This Is Us: The Children Who've Lost Parents To Cancer

Losing a parent to cancer happens in stages. Not the stages you think. Not the literal stages of the disease that turns your hero into someone who can barely open a jar of baby food — -the only thing he can stomach. When you’re trying to remember the face of the person you’ve known your whole life before it was sunken in — -time is infinite. The stages come all at once and then slowly and then invisibly sneak in between your happy moments.

More on this later…

This week’s episode of NBC’s hit drama, This Is Us, features Randall (played to perfection by Sterling K. Brown) accompanying his dying father, William (played by the marvelous Ron Cephas Jones), on a trip back to his hometown of Memphis. We journey through William’s life as we see pieces of Randall’s life come together for the first time. Ultimately the trip is William’s last and Randall holds his hand as he leaves the world. Needless to say, I wept endlessly during this episode. (And let’s face it…This Is Us has basically become my therapy session…my weekly crying appointment)…my father died when I was 16 years old. I found out he had cancer two days before he died. So there has always been a part of me that wishes I’d had those final months. To know him. To hear more about his childhood. More about who he was outside of being my dad. At 16, you think you’re just about done being raised. You won’t need your parents. You’re about to leave home. At 29, you KNOW that you’re never done being your parents’ child. In the 13 years since my father’s death I have never been more his daughter. More of his little girl. Every time my heart has been broken or my mind has needed help making sense of this thing we call adulthood, his death has stuck to my bones the same way it did on the day I said goodbye to him.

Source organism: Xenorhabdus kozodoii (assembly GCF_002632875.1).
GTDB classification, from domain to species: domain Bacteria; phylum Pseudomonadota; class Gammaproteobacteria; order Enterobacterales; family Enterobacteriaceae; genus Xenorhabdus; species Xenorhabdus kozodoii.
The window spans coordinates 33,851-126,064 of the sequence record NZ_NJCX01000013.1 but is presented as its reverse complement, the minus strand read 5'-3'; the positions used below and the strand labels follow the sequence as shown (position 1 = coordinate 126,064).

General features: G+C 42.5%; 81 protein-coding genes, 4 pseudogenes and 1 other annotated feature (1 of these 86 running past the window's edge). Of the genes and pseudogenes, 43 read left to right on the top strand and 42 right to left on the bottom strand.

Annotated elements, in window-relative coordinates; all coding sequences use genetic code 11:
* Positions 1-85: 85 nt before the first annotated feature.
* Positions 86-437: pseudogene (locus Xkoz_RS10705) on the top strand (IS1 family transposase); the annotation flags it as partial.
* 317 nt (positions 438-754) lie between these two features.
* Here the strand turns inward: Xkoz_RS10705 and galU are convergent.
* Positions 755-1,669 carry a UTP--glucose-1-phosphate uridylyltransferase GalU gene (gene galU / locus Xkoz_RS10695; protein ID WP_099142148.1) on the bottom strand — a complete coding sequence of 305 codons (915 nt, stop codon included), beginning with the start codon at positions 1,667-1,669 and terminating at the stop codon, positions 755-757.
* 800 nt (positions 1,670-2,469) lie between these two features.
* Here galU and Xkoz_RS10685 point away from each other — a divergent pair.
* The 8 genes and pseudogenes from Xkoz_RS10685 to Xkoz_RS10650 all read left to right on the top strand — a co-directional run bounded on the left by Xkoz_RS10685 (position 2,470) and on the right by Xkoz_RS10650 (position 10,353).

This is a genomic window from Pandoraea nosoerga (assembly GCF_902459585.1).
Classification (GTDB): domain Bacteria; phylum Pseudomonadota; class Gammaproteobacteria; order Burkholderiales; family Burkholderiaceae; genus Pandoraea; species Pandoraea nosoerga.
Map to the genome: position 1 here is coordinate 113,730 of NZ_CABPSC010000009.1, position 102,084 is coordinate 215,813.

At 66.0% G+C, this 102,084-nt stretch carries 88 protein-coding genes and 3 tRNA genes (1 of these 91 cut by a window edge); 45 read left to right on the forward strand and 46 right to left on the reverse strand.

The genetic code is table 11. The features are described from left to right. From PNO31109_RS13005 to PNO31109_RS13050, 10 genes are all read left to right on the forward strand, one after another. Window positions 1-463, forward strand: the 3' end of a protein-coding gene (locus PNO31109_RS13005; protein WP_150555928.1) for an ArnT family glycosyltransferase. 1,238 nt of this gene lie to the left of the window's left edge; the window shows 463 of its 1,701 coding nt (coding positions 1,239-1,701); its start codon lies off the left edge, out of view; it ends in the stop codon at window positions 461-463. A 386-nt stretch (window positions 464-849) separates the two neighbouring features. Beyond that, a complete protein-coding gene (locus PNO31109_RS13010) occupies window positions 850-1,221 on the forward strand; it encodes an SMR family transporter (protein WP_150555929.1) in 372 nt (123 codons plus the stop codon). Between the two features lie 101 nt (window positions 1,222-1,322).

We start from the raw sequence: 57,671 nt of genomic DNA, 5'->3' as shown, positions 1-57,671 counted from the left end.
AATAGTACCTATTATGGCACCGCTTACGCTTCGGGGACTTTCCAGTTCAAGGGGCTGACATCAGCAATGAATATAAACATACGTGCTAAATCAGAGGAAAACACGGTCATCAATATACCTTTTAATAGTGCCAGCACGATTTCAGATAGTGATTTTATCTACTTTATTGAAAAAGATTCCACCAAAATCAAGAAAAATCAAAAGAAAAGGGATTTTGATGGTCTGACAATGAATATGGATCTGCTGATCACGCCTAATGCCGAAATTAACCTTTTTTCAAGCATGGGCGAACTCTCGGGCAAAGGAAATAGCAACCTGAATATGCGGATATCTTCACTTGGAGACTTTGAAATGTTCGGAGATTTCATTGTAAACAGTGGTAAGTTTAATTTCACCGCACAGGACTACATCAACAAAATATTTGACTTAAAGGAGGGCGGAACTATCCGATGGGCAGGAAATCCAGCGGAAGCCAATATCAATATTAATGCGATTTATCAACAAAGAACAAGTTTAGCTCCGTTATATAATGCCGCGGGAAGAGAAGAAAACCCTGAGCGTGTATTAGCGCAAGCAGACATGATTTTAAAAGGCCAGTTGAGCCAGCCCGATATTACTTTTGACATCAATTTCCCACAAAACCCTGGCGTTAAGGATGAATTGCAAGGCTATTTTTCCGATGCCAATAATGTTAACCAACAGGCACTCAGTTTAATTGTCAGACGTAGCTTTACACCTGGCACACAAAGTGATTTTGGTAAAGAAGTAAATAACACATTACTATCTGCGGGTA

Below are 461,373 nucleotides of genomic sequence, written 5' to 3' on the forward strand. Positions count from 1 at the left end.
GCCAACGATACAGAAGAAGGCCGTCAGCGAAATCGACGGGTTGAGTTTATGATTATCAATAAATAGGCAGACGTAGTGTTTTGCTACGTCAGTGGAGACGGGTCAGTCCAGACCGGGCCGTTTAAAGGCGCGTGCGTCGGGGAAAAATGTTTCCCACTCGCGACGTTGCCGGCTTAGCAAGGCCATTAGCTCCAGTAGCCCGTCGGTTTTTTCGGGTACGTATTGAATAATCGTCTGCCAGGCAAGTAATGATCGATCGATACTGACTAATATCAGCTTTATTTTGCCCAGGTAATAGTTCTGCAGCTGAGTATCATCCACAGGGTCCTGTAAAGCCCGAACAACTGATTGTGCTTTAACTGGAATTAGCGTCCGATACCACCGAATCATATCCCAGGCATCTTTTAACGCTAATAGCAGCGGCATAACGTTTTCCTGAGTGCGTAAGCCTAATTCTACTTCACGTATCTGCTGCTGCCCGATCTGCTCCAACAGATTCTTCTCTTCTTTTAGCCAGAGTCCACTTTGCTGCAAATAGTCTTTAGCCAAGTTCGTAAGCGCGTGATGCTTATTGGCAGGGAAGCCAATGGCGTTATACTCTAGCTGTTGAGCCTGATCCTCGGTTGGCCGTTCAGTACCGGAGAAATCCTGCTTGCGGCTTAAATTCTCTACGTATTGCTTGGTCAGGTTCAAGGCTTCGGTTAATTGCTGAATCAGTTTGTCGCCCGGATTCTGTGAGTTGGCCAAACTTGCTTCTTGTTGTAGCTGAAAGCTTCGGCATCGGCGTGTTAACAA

This is stage 1.

Stage 2 is the slow burn. His absence at my high school and college graduations. His absence, one day, at my wedding. His absence in the life of who will be his grandchildren. His absence accompanied with the nagging notion that 29 year old me could have appreciated him so much more than teenage me did — -feels like a void that cannot be filled. Because you only get one father. And mine is gone.

This is stage 2.

The invisible stage is the small sense of missing something really precious at all times — -no matter how good life is. It’s willing yourself to forget what day Father’s Day falls on this year and yet needing to remember to avoid all the smiling faces of women with their fathers who are alive. It’s loss, of any kind, feeling deeper and more permanent. It’s feeling the need to be teflon — -in case of fire. Because nothing prepared you for the death of the man who created half of your heartbeat…and you’ll never be caught off guard again. It’s subconsciously keeping a running list of all the people God could have taken instead of your father — -and knowing that still won’t bring him back. It’s having his mother’s eyes and not knowing enough about her to even know what that means. It’s seeing friends go through the same loss and not having words for their pain because words don’t fill the void. It’s silently hoping to find a man with his laugh…so you can hear it again.

This is the stage of infinity.

The stage that doesn’t seem to end. The endless grand finale of mourning. Because there will always be moments. There will always be new questions. There will always be new “I didn’t know what you meant then but I do now”-s.

I will always be part of the us…

Read on Medium here.

Iman MilnerComment